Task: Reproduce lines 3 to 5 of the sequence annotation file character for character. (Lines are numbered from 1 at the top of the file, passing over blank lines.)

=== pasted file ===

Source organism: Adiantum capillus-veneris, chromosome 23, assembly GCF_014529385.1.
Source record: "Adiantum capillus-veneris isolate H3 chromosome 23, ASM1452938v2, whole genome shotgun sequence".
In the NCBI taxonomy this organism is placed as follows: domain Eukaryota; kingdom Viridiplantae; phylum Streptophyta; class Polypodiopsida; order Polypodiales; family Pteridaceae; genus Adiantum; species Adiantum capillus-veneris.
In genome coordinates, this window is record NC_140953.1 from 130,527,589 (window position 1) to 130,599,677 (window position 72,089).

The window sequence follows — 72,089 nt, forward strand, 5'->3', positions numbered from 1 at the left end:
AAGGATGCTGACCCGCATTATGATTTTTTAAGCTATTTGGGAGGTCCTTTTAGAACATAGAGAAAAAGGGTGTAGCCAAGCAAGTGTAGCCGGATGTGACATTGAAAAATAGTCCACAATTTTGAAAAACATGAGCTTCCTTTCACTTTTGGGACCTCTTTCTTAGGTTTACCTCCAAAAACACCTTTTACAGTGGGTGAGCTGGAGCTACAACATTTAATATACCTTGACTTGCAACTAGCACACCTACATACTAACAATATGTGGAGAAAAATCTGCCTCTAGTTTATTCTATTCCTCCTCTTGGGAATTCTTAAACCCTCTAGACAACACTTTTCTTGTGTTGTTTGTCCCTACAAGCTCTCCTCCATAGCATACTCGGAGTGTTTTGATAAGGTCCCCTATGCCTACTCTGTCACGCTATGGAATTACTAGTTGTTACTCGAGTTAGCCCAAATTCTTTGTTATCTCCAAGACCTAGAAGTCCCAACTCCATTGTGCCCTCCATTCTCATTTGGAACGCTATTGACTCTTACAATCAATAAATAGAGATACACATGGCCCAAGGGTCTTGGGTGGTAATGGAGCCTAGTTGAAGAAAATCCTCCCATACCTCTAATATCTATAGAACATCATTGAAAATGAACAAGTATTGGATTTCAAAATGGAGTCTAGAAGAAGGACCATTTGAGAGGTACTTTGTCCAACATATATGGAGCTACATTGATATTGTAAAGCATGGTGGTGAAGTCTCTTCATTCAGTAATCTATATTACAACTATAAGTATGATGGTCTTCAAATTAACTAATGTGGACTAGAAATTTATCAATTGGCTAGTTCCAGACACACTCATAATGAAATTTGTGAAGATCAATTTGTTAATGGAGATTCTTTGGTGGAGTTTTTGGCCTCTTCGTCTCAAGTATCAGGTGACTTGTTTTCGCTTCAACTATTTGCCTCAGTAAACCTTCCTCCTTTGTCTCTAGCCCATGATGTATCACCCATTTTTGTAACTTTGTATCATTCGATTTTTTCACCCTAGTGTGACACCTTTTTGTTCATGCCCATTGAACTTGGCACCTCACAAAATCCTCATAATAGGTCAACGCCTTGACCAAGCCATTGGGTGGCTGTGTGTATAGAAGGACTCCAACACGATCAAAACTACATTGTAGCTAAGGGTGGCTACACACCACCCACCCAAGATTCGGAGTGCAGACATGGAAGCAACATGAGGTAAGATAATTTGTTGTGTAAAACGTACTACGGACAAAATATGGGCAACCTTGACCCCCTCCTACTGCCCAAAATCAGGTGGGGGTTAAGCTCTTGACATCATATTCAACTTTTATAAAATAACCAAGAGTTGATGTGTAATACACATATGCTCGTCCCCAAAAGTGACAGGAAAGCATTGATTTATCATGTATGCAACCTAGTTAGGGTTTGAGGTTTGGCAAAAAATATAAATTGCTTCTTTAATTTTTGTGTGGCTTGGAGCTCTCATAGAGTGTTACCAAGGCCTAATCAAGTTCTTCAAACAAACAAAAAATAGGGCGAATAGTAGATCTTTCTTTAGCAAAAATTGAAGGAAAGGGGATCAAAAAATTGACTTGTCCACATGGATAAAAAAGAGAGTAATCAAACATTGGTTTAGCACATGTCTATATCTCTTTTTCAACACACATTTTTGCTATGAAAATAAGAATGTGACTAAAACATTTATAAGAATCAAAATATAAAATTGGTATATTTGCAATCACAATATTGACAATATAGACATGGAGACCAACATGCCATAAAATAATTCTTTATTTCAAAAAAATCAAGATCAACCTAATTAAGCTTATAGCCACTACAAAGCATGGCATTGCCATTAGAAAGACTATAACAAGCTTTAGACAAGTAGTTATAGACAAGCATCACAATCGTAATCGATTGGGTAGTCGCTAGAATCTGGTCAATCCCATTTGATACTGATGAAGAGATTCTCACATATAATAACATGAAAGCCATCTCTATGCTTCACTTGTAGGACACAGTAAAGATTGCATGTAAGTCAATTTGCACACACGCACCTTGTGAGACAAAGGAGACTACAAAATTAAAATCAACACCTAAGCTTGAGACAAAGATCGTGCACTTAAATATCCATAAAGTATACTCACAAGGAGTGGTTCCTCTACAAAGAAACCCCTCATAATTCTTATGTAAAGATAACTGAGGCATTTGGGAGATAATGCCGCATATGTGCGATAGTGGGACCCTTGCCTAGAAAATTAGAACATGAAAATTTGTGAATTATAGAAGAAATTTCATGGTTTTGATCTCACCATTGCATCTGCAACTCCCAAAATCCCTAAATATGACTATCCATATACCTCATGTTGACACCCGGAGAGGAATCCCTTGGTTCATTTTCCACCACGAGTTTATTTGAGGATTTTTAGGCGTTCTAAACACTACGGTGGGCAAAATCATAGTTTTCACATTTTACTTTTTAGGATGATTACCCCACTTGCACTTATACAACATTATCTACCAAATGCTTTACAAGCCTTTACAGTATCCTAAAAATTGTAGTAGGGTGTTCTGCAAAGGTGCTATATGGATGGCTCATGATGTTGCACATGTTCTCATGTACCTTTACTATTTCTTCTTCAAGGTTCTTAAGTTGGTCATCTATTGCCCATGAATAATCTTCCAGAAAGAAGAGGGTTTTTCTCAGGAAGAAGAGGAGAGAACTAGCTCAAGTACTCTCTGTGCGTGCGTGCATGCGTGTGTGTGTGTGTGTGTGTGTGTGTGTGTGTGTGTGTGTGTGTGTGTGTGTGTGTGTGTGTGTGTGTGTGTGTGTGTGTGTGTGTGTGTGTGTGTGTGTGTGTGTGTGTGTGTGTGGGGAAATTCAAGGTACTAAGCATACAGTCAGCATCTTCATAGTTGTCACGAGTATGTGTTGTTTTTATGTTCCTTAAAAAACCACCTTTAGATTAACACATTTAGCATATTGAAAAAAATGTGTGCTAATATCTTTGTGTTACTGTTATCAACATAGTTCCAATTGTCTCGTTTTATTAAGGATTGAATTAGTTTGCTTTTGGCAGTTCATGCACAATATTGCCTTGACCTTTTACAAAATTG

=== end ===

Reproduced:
In the NCBI taxonomy this organism is placed as follows: domain Eukaryota; kingdom Viridiplantae; phylum Streptophyta; class Polypodiopsida; order Polypodiales; family Pteridaceae; genus Adiantum; species Adiantum capillus-veneris.
In genome coordinates, this window is record NC_140953.1 from 130,527,589 (window position 1) to 130,599,677 (window position 72,089).

The window sequence follows — 72,089 nt, forward strand, 5'->3', positions numbered from 1 at the left end: